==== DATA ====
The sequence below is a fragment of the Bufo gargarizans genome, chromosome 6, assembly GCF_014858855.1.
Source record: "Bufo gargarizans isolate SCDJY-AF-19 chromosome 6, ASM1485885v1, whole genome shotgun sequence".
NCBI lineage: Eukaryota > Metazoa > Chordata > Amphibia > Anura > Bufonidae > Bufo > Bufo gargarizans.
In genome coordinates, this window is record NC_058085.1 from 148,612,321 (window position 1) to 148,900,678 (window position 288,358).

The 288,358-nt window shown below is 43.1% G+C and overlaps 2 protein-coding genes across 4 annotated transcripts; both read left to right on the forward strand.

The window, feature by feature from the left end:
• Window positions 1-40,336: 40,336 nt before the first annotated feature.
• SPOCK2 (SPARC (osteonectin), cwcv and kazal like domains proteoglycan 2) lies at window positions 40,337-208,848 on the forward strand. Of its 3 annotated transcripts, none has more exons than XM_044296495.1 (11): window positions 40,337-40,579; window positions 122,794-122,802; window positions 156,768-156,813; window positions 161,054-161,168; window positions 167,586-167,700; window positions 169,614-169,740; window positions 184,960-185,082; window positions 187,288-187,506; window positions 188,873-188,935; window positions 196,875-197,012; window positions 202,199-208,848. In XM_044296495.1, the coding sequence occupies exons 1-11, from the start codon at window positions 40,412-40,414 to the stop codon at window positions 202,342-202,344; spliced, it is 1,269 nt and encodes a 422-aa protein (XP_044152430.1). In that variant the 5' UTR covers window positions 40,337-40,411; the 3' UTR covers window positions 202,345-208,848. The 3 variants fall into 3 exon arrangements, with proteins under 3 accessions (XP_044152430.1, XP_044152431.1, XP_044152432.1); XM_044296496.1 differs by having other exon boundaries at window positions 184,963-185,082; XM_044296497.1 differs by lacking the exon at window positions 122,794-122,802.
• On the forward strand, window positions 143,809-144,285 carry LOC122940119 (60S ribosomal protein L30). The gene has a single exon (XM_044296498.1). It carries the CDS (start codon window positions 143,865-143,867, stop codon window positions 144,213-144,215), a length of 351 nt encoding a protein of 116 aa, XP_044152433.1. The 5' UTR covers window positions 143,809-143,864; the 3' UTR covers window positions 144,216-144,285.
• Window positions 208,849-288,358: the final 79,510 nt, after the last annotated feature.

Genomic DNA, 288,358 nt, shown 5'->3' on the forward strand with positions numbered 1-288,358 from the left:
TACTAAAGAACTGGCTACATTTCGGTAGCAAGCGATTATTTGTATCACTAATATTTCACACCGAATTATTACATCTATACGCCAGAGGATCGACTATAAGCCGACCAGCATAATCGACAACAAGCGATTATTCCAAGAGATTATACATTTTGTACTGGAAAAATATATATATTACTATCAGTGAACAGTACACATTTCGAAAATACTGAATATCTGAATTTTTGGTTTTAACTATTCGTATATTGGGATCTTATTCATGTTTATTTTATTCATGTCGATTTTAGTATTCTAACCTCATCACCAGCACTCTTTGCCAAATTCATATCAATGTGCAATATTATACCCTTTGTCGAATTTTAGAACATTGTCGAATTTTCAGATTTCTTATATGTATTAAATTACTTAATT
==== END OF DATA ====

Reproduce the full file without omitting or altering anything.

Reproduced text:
The sequence below is a fragment of the Bufo gargarizans genome, chromosome 6, assembly GCF_014858855.1.
Source record: "Bufo gargarizans isolate SCDJY-AF-19 chromosome 6, ASM1485885v1, whole genome shotgun sequence".
NCBI lineage: Eukaryota > Metazoa > Chordata > Amphibia > Anura > Bufonidae > Bufo > Bufo gargarizans.
In genome coordinates, this window is record NC_058085.1 from 148,612,321 (window position 1) to 148,900,678 (window position 288,358).

The 288,358-nt window shown below is 43.1% G+C and overlaps 2 protein-coding genes across 4 annotated transcripts; both read left to right on the forward strand.

The window, feature by feature from the left end:
• Window positions 1-40,336: 40,336 nt before the first annotated feature.
• SPOCK2 (SPARC (osteonectin), cwcv and kazal like domains proteoglycan 2) lies at window positions 40,337-208,848 on the forward strand. Of its 3 annotated transcripts, none has more exons than XM_044296495.1 (11): window positions 40,337-40,579; window positions 122,794-122,802; window positions 156,768-156,813; window positions 161,054-161,168; window positions 167,586-167,700; window positions 169,614-169,740; window positions 184,960-185,082; window positions 187,288-187,506; window positions 188,873-188,935; window positions 196,875-197,012; window positions 202,199-208,848. In XM_044296495.1, the coding sequence occupies exons 1-11, from the start codon at window positions 40,412-40,414 to the stop codon at window positions 202,342-202,344; spliced, it is 1,269 nt and encodes a 422-aa protein (XP_044152430.1). In that variant the 5' UTR covers window positions 40,337-40,411; the 3' UTR covers window positions 202,345-208,848. The 3 variants fall into 3 exon arrangements, with proteins under 3 accessions (XP_044152430.1, XP_044152431.1, XP_044152432.1); XM_044296496.1 differs by having other exon boundaries at window positions 184,963-185,082; XM_044296497.1 differs by lacking the exon at window positions 122,794-122,802.
• On the forward strand, window positions 143,809-144,285 carry LOC122940119 (60S ribosomal protein L30). The gene has a single exon (XM_044296498.1). It carries the CDS (start codon window positions 143,865-143,867, stop codon window positions 144,213-144,215), a length of 351 nt encoding a protein of 116 aa, XP_044152433.1. The 5' UTR covers window positions 143,809-143,864; the 3' UTR covers window positions 144,216-144,285.
• Window positions 208,849-288,358: the final 79,510 nt, after the last annotated feature.

Genomic DNA, 288,358 nt, shown 5'->3' on the forward strand with positions numbered 1-288,358 from the left:
TACTAAAGAACTGGCTACATTTCGGTAGCAAGCGATTATTTGTATCACTAATATTTCACACCGAATTATTACATCTATACGCCAGAGGATCGACTATAAGCCGACCAGCATAATCGACAACAAGCGATTATTCCAAGAGATTATACATTTTGTACTGGAAAAATATATATATTACTATCAGTGAACAGTACACATTTCGAAAATACTGAATATCTGAATTTTTGGTTTTAACTATTCGTATATTGGGATCTTATTCATGTTTATTTTATTCATGTCGATTTTAGTATTCTAACCTCATCACCAGCACTCTTTGCCAAATTCATATCAATGTGCAATATTATACCCTTTGTCGAATTTTAGAACATTGTCGAATTTTCAGATTTCTTATATGTATTAAATTACTTAATT